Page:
There were many changes that were forced on Tarsus by circumstances beyond its control. In other cases, changes that were already in the pipeline were accelerated. As a result, Tarsus now enjoys a more resilient business model & operational systems that have addressed risks (such as risks to liquidity) in ways that leaves them more resilient.
There are many industries and companies that are still struggling to come to terms with the effects of the pandemic on their businesses, and that have not had the fortune to address these as quickly as Tarsus has. The experiences shared by Miles can be used to provide insights, spark creativity, and create the will to embrace change at many companies. Thank you for sharing your journey with us, Miles.
Presentation and Video links:
Please see attached video link here
Useful and associated links:
Once again thank you Miles for your time and for your informative presentation and thank you to Ronald who summarised Miles’s presentation here. Thank you too, to all those who attended our info sharing session. We look forward to seeing you at our next info sharing session. Please keep a look out for our upcoming events at: http://www.barnowl.co.za/events/
Director – BarnOwl GRC and Audit software
About Miles Crisp, CEO, Tarsus Technologies
B Com CTA C.A. (S.A.)
Miles is currently Group CEO of Tarsus Technologies Group, a private IT Distribution business serving the Southern African region (6.5 years). The Tarsus Group employs some 1000 people. Prior to that Miles was CEO of SecureData Ltd, an Information Security company listed on the Johannesburg Stock Exchange before being acquired by Tarsus Technology Group in March 2014 (2 years).
Before that, he was Group CEO of O’Keeffe & Swartz Consulting (Pty) Ltd (OKS), a group of enterprises employing some 800 people in the business of direct sales of simple insurance products to the public and related administrative services, (3 years).
Prior to this Miles was with Deloitte & Touche (14 years). Miles was a member of the 6-person Deloitte Southern Africa Exco from 2002 until 2007. In South Africa Miles was the Partner in Charge of the Financial Services Service Line, which included Enterprise Risk Management, Internal Audit, Computer Audit, IT Security, Forensics, Corporate Finance and Tip-Offs Anonymous. In addition, Miles led a similar combination of divisions in the EMEA region from 2000 until 2006 and was one of five partners on the global exco for these services. Miles was also the country partner-in-charge of Computer Audit, Internal Audit and IT security for Germany, reporting directly to the German head of Audit. Miles commuted between Johannesburg and his main base in Frankfurt for these 6 years, and travelled around the region and the world extensively.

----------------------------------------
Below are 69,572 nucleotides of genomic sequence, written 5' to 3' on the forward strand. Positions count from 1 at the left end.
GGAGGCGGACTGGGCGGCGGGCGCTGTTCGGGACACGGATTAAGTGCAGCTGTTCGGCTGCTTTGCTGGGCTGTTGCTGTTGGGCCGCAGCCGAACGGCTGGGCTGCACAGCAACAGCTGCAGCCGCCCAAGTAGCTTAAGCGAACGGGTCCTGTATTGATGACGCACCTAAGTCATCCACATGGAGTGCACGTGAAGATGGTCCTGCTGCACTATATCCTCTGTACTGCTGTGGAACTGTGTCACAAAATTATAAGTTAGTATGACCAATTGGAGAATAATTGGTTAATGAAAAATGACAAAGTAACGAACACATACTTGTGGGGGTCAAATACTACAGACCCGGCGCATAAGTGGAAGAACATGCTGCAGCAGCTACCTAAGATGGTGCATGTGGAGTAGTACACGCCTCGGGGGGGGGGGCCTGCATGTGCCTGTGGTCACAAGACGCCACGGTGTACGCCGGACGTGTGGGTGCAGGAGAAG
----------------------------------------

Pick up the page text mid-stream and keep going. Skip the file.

Miles cut his teeth before then with a nine-year stint at Anderson Rochussen Crisp, a professional audit, tax and business consulting practice that he co-founded in April 1985.
Miles completed his accounting articles in Johannesburg with Coopers & Lybrand between 1982 and 1985 after completing his B.Com. and CTA at Rhodes University.
Miles grew up in Harare, Zimbabwe and served in the South African Infantry for two years in the mid-seventies.
For the past 10 years Miles has been the volunteer Treasurer and a Council member of Vuleka School, a private school serving 1100 under-privileged and vulnerable children and employing 130 staff.
Miles is also currently a member of the Fund-Raising committee of Children in the Wilderness, a Foundation dedicated to conservation education for vulnerable children in remote wilderness areas of Southern Africa.
Miles is 62 years old and a keen mountain biker with the scars to prove it. He has been married to Liz for nearly 38 years and has two gorgeous adult daughters and a son-in-law. He has recently become a very proud grandfather.
AFFILIATIONS (SOCIETIES / ASSOCIATIONS):
- South African Institute of Chartered Accountants
- Treasurer of Vuleka Schools
- Trustee of Tour de Wilderness
About Ronald Laxton
Ronald is currently an independent consultant following a career as an executive in the software industry. He is the founder of Computer Initiatives (Pty) Ltd, a software company which he managed for 28 years before exiting through a sale of the company. Computer Initiatives specialised in ERP and business process improvement solutions. He has also worked in senior management with a global BI and data company. His experience includes providing solutions to clients both in the public and private sectors, both in South Africa and internationally.
Ronald is intellectually curious and loves the stimulation of continuously being exposed to new learnings, insights and challenges. He has particular interests in working in the areas of decision analysis, the development of go-to market strategies, managing change, and working with companies to improve success with recruitment.
BarnOwl is a fully integrated governance, risk management, compliance and audit software solution used by over 200 organisations in Africa, Australasia and the UK. BarnOwl is a locally developed software solution and is the preferred risk management solution for the South African public sector supporting the National Treasury risk framework.
Please see www.barnowl.co.za for more information.